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Julio Fine Arts Gallery exhibit: making meaning out of nothing

Marjorie Allen/ The Greyhound

One of the irrevocable truths about being alive is that we are always searching for meaning. Whether writing stories, conducting experiments or inventing the Twinkie, people are always looking for explanations. The way that we look for meaningful patterns and, perhaps more importantly, the way that we invent them when they are not there, is the main thread running through the current exhibit at the Julio Fine Arts Gallery, Cipher, work by Baltimore based artist Stephanie Benassi.

Benassi works primarily with photography, though she does not strictly describe herself as a photographer, but as an artist who uses photography. Nowhere is this distinction more obvious than in (AURA) The Experiment, an installation of 197 Polaroid photographs on a glitter painted wall, illuminated by colored stage lights. One of the main focuses of Benassi’s work involves folklore and the paranormal, and her attempt to weave stories, which cannot be photographed, into a visual medium. In this way, context is not pictured, but remains present.

(AURA) was born out of the story of a man who claimed he could telepathically imprint an image onto Polaroid film; Benassi recreated these circumstances, taking images with the lens cap of the camera still on and concentrating on a single idea for the duration of the exposure. Additionally, she interrupted the developing process for many of the exposures, leading to visible chemical anomalies.

Benassi is equivocal about whether or not the experiment psychically worked; she stresses more the importance of the individual instances as experiences, and the meaning that a viewer finds. Indeed, the order of 197 photographs is not proscribed, and changes every time it is installed.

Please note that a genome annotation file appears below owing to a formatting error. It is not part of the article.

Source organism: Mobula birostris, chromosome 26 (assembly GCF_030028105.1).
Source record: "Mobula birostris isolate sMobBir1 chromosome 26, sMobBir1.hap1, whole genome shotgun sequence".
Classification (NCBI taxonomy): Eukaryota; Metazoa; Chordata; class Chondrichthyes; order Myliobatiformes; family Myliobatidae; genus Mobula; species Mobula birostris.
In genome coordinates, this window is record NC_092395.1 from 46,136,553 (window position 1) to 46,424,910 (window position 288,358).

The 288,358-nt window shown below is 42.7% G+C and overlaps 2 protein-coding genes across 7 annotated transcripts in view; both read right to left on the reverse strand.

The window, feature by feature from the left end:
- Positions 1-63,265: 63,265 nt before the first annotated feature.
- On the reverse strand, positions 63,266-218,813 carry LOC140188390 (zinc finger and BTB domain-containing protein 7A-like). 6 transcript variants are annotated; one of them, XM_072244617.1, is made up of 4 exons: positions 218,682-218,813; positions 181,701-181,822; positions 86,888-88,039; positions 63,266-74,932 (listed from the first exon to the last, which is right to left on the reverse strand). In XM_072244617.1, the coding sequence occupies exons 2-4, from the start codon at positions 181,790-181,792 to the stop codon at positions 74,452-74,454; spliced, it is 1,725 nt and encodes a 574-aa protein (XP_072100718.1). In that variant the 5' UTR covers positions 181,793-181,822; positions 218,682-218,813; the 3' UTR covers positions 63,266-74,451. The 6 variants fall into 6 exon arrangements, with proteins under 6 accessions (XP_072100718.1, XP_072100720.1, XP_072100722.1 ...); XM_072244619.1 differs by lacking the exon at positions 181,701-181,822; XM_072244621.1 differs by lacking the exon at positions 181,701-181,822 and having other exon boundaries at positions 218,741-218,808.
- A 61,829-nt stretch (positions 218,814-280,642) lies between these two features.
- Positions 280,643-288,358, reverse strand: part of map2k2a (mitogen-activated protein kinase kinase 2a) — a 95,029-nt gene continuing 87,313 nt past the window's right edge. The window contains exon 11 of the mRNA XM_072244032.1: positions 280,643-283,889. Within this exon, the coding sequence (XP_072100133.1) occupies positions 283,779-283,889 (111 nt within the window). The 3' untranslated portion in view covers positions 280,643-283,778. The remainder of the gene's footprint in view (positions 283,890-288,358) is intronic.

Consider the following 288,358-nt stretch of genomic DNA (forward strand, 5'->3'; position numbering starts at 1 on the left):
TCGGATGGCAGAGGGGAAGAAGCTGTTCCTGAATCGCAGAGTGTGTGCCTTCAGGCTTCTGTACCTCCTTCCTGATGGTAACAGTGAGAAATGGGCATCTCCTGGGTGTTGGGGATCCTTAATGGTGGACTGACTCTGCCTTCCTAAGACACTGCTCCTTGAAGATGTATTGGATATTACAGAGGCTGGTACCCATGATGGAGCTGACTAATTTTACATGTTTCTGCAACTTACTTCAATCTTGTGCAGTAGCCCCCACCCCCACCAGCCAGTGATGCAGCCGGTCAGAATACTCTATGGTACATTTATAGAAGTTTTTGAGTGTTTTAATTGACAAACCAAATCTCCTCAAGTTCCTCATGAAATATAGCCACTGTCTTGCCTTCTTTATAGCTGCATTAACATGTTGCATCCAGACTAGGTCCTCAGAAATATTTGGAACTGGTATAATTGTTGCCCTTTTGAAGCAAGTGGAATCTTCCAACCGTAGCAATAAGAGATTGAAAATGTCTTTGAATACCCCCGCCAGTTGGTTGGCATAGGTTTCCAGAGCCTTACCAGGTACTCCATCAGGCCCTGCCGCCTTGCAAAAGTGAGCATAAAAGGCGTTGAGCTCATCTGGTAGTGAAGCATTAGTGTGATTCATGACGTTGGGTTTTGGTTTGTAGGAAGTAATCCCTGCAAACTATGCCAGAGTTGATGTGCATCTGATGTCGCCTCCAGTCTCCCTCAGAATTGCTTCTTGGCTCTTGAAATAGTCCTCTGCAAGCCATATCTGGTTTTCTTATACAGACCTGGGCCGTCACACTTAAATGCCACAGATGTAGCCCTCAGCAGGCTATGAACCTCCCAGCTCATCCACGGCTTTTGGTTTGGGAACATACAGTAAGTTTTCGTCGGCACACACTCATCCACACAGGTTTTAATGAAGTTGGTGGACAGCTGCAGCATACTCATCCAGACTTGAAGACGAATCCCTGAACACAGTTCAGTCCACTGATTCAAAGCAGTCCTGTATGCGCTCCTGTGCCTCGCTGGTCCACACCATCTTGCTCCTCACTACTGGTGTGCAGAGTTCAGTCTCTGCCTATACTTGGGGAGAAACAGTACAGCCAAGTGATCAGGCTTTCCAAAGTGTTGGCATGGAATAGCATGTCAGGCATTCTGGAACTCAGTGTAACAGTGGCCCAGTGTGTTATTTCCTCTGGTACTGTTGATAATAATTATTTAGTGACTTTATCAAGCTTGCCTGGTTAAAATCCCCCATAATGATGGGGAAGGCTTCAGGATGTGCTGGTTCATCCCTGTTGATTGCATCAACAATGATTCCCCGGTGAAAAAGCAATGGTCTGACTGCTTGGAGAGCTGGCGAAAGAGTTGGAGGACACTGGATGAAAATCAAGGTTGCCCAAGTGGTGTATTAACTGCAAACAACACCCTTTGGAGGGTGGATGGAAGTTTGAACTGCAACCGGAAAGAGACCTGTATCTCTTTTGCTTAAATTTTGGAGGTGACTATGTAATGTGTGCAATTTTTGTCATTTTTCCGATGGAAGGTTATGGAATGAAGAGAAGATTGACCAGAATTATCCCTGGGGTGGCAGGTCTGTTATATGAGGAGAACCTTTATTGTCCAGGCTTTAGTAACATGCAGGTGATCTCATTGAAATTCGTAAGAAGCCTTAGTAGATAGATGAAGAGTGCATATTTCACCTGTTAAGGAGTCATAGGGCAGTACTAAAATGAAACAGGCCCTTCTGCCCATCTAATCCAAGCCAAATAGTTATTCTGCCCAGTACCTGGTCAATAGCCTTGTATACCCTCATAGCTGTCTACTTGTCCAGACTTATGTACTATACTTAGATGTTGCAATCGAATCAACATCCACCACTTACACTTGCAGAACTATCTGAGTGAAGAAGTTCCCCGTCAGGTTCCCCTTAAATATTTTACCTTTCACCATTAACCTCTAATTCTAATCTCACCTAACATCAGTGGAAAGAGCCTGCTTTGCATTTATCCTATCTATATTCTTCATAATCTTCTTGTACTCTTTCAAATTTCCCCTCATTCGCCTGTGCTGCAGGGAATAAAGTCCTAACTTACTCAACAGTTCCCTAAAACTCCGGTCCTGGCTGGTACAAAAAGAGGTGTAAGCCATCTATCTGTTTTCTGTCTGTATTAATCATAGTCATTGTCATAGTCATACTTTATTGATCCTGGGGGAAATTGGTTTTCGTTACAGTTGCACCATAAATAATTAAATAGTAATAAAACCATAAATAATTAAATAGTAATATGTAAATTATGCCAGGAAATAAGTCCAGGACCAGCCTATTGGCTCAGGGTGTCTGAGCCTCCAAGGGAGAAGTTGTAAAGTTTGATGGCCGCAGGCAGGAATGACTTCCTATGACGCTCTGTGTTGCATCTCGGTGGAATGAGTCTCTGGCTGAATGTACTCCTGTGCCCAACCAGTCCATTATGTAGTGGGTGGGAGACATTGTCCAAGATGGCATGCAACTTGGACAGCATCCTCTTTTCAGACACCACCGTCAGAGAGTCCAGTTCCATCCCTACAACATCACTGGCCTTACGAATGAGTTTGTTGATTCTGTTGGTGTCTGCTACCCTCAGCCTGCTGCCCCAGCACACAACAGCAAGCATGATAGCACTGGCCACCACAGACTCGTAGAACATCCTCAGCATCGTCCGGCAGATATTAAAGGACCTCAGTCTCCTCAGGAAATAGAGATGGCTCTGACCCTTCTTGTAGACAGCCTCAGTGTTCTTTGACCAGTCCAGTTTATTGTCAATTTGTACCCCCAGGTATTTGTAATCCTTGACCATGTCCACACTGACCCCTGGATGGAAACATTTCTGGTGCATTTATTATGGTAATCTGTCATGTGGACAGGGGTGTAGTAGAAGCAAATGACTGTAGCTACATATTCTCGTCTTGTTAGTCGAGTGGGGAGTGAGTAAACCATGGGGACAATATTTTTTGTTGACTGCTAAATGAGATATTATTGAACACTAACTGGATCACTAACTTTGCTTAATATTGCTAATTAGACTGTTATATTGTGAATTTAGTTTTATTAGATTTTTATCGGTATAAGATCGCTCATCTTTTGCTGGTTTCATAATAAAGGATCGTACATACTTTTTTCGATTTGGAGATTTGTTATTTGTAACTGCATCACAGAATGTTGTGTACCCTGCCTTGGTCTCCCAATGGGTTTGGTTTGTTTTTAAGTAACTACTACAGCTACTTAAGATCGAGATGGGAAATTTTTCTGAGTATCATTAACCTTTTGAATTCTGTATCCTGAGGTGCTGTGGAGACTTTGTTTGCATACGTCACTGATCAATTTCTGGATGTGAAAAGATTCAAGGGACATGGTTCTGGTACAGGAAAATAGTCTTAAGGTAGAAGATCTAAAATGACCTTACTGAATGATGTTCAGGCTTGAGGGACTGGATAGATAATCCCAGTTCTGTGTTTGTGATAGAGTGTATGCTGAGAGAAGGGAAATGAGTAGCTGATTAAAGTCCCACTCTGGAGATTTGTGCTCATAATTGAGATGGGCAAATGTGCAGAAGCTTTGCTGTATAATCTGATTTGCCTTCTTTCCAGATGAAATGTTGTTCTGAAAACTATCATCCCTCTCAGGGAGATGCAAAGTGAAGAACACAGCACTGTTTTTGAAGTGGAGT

Cipher as a whole plants itself in the purposefully ambiguous, offering suggestions and nudges but never a simple yes or no. One of the bodies of work in the exhibit contains photographs of places where people have claimed paranormal events have taken place. Warm light filters through the trees of Scape Ore Swamp in South Carolina, where a man once claimed to have been attacked by a three-fingered “Lizard Man.” The scrub-land and mountain range that keep Area 51 a national mystery are awash in the soft pink sun of a cloudy evening. Illuminated only by a barely visible sky and the headlights of Benassi’s own car, the Great Swamp in North Kingston Rhode Island keeps secret the legend that Native American ghosts of King Philip’s War still canoe these waters.

These images are surprising; in the soft daylight, Scape Ore Swamp seems no more host to a Lizard Man than one’s own backyard. The space just outside Area 51, so shrouded in secrecy it seems as though a black veil must loom over it, looks just like any other scrap of American desert—and it’s pink. Not only are there no ghosts in the Great Swamp, the water itself is barely even visible, swallowed up in darkness. It is the trees that command our attention.

The documentation of a legend seems more suited to documentary, or at the very least to portraiture, but the absence of people in these images is purposeful. There is a sense, almost, of being tricked, that if we look hard enough we’ll find Bigfoot, we’ll see the flying saucer or the floating orb. The frustration of not finding anything inspires us only to look harder, and that is precisely the point. It is a uniquely human experience that it is easier to believe in a Lizard Man than to accept that we have no idea what’s out there.

Discussing these legends, Benassi refers to “telling stories to make sense of the abyss.” It is here, then, that her work, conspicuously lacking faces and bodies, becomes especially human. In Cuts from Cipher, Benassi photographed blocks of wood sourced from all around the world, focusing her attention on the latent images in the blocks. We cannot look at clouds without making shapes, or the grain of wood without seeing faces. In complete blackness, our eyes invent things for us to see. What is implicit in Cipher is that the search for meaning is never truly a search, but a manufacture: it cannot be found, it must only be made. Suddenly aliens don’t seem so far fetched.

Cipher will be running in the gallery from January 17 to February 16.

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Julio Fine Arts Gallery exhibit: making meaning out of nothing